When it comes to dealing with high net worth individuals, they are all unique. However, there are a few things they all have in common. They are all among the ranks of the wealthy and very few of them got there by accident. In today’s economy this truer than ever before – with over 64% of high net wealth stemming from the self-creation of individual fortunes, 19% from individuals with inheritances that have enabled them to generate more wealth, leaving only 17% of the wealth resulting from inheritance only.
This is a very shrewd generation, so we have taken this opportunity to investigate some of their consistent factors. However, we would also like to encourage you to provide your own comments, insights and even share stories and experiences – The Institute for Luxury Home Marketing is dedicated to helping real estate professionals provide high-quality service to the buyers and sellers of luxury homes – and we would like our blog to become your source of both discussion and learning.
HIGH NET WORTH INDIVIDUALS WILL TEST YOU
High-end, successful clients prefer to be surrounded by people they view as competent. This competency can be measured in a variety of ways, and many of them will have a secret test that they use to evaluate you and your capability.
According to Mike Van Wyk, The Vice President of Customer Research and Insights at Capital Group, there are a few questions you can ask your client to evaluate what this test is and how you can best serve them.
“What does success in our relationship look like to you?”
Your client will most likely give you a blanket statement with this answer, but it is important to ask and open the door nonetheless.
“How do you know if I’m doing my job well?”
This will probably lead to that secret test that the client is watching for you to pass. Keep in mind that while it does open you up to review and judgment, it also will give you the answers you need to give your client the best service possible.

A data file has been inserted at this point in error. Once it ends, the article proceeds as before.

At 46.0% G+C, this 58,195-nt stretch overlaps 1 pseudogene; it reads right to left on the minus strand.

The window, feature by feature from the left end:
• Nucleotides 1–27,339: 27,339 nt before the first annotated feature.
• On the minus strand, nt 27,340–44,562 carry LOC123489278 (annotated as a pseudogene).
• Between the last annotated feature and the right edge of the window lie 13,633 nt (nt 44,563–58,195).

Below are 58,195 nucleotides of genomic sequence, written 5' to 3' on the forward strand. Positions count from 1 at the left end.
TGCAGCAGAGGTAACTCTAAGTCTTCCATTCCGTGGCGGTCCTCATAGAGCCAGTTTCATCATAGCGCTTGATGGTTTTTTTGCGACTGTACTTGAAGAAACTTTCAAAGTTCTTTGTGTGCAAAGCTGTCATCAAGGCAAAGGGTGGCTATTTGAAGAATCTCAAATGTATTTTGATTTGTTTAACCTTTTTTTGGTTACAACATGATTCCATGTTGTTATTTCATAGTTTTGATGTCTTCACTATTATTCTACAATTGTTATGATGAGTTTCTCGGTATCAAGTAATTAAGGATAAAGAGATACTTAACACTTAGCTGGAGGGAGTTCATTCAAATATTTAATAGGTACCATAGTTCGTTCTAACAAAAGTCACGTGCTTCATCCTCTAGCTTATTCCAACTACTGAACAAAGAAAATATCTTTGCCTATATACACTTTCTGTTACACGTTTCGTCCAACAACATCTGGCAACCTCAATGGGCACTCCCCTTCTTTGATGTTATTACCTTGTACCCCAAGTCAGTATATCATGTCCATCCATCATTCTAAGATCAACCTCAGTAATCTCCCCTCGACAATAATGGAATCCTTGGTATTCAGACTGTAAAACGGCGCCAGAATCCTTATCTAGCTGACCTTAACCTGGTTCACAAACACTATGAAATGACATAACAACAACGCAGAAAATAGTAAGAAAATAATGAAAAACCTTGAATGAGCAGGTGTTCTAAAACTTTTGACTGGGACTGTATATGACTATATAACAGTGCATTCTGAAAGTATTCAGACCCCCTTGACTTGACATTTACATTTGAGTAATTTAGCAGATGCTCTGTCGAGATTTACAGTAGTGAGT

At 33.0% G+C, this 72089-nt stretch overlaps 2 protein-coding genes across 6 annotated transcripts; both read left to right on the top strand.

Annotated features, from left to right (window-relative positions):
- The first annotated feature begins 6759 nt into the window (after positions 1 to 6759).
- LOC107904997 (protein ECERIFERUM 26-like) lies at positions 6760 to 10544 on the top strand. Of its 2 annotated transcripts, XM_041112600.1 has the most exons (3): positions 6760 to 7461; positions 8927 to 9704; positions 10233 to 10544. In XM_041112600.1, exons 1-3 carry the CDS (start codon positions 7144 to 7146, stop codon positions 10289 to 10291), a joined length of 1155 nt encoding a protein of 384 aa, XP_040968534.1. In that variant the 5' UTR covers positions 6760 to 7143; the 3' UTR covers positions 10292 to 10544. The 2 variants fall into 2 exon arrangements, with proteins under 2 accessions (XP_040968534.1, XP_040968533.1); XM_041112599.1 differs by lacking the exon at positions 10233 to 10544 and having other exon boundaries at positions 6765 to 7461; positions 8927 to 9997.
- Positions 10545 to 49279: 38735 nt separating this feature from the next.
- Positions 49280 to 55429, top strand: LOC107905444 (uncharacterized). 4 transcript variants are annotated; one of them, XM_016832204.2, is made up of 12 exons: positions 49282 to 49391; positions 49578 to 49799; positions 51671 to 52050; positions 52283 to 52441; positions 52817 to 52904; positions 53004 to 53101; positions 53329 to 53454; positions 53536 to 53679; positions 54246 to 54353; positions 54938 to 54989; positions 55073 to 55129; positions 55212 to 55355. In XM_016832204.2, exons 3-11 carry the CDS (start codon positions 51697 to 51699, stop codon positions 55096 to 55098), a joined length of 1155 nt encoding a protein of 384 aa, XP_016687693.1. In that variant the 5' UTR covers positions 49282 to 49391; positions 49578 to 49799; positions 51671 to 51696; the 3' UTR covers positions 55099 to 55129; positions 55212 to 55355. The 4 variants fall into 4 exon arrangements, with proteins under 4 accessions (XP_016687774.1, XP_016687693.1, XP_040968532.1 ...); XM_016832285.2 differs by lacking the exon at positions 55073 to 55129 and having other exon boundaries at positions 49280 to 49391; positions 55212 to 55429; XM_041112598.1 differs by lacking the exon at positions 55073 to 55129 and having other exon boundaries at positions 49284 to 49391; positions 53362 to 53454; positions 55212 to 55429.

ADVISORS ARE KEY
Many high net worth clients rely heavily on their advisor and their opinions. Their advisors are individuals who they let in to the innermost workings of their business and their finances – they take what they say to heart, even in matters of real estate.
According to a Capitol Group and Marketing Strategies Survey, 85% of high-end clients say that their advisor is working in their best interest and 77% of them say that trust in their advisor has improved over time.
These numbers only corroborate the statement that an advisor is a wealthy client’s most trusted source. Win the advisor and you win the client.
Clients want to work with someone who has their best interest at heart, not just someone who can close a deal. While agents tend to lean more towards being transactional (which is understandable – no deal means no paycheck!).
Taking a step back, putting the client first and focusing on that relationship is what will earn you a client for life – and often their referral too.
This means that you need to be upfront and honest with your clients, if a potential deal is not good for them, be transparent and advise them to back out.
THE ULTRA-WEALTHY RESPECT CONFRONTATION
In real estate, confrontation is part of the job. These types of transactions typically have a buyer and a seller, both with a stake in the game, and both with opposed interests. According to Dolly Lenz, the Vice Chairman of Prudential Douglas Elliman, these negotiations can become heated and you have to be able to hold your own.
“Your client is watching and evaluating your performance and couldn’t care less about your comfort zone. Get the job done, no excuses, and you will have a client for life,” said Lenz, “If you want to make it in the high-end pressure cooker that is New York real estate, that’s what it takes.”
But it goes beyond negotiating a contract for a buyer or seller. High-end clients are smart and negotiate mega-business deals every day. They are determined individuals who know what they want. Part of advising a high-end client is to listen to their ideas and be transparent about what they are saying. Even if your opinion is that you disagree.
Lenz says, “I don’t tell them what I think they want to hear, I tell them what they need to hear.”
Let your client know if you believe they are making a good or bad decision. They will respect your honesty and your confidence to speak up in their best interest.
Courtesy of the Institute for Luxury Home Marketing